"They all drop the same lines. Talking about how they took inspiration from the same graphic novels. The Killing Joke, The Long Halloween, Year One. They talk about how they strive for an accurate representation of the character in the modern age, and every single time it's the same disappointment. Batman using guns, Batman killing people, and so on.”
    "This time could be different though, I hear they are going for a more realistic approach with less gizmos and gadgets."
       "You're older than me Harold, I'm surprised they keep fooling you this way. It's the same cycle every time and the same movie every time. Haven't you grown tired of this?"
       Harold shook his head and grabbed his bag of newly purchased comics, "No Warren. I keep my imagination alive. My inner child is always excited."
       Ellie grimaced at the last sentence as she peered over from the manga she was pretending to flip through as Harold left the store. She found the conversation oddly interesting, and wished to know more about Warren's stance. She ran a hand through her jet-black dyed hair, fixing the messy bun on top of her head and neatly fixing her bangs which sat thinly over her forehead.
       She strolled back to the counter with a waltz to her step, "So, don't like superhero movies much, huh?"
       "No I don't. They haven't made a good one since Superman in 1978." Warren's eyes never left the computer screen as he hunched over, typing madly.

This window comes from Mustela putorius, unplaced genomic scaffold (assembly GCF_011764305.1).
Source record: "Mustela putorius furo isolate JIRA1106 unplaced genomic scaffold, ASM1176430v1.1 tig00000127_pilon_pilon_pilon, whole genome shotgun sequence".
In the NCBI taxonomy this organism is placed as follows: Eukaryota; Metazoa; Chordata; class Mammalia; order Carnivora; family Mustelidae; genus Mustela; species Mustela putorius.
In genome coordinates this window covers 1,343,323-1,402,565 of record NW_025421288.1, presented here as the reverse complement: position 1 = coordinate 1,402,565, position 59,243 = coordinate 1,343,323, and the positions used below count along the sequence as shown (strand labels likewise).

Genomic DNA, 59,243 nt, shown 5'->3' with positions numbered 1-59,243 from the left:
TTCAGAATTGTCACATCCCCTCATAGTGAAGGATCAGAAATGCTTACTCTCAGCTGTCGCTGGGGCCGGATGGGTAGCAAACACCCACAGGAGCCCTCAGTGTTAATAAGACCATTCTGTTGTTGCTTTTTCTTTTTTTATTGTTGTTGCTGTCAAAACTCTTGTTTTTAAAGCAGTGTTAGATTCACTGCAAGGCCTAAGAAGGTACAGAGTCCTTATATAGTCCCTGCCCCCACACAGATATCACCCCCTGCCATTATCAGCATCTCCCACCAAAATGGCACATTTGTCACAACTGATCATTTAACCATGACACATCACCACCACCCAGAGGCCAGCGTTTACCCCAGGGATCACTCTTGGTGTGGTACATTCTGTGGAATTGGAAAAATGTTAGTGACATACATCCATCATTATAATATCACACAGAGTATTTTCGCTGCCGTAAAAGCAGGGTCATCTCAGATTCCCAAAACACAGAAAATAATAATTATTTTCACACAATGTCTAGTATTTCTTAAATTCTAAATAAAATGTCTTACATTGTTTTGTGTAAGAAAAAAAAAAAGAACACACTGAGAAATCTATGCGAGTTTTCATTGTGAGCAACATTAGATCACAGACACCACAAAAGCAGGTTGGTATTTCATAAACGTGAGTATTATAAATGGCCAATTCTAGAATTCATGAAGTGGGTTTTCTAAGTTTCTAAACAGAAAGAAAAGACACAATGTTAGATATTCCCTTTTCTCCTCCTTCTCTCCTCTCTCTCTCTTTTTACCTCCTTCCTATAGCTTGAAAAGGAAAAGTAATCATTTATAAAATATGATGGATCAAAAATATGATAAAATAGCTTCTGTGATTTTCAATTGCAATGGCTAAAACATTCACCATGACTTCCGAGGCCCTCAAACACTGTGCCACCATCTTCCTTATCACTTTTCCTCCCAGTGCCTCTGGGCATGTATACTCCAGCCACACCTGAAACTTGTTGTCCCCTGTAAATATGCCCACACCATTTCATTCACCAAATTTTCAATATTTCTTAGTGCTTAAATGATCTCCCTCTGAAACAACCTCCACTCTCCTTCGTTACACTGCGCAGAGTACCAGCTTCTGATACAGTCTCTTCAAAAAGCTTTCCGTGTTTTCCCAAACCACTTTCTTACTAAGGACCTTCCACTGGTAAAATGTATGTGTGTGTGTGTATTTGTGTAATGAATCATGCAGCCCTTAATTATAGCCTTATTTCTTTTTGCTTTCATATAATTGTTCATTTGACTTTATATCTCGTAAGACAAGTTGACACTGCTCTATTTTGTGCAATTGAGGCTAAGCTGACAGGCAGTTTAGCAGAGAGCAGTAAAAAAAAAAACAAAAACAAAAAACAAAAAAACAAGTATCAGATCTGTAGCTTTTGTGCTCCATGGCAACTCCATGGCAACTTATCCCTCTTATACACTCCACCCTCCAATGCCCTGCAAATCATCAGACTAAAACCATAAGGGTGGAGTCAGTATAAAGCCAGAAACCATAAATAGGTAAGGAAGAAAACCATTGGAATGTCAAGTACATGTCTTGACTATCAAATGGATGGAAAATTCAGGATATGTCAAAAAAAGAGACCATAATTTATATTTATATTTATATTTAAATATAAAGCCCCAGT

Ellie leaned on the counter with her chin in hand, "You're talking like a bitter old man. I reckon you aren't much older than me."
       With a little bit of eye shadow and lipstick Ellie appeared to be more mature than she was, however the curious girl was only in her early twenties.
       "Irrelevant information, are you going to buy anything?", Warren gave her a brief glare before his eyes went back to the screen. He grabbed a bottle of Iced Tea nearby and tossed his head back, finishing it off in a few big gulps. For a guy of his age Warren seemed to adopt the habits of a middle aged man, despite being only 25.
       "No, I guess I'll be on my way. But I'll be back." Ellie strolled off casually, looking behind her to see if Warren's gaze walked her out. But the man was fixated on his work once more. Leaving Ellie all the more interested in the character and his business.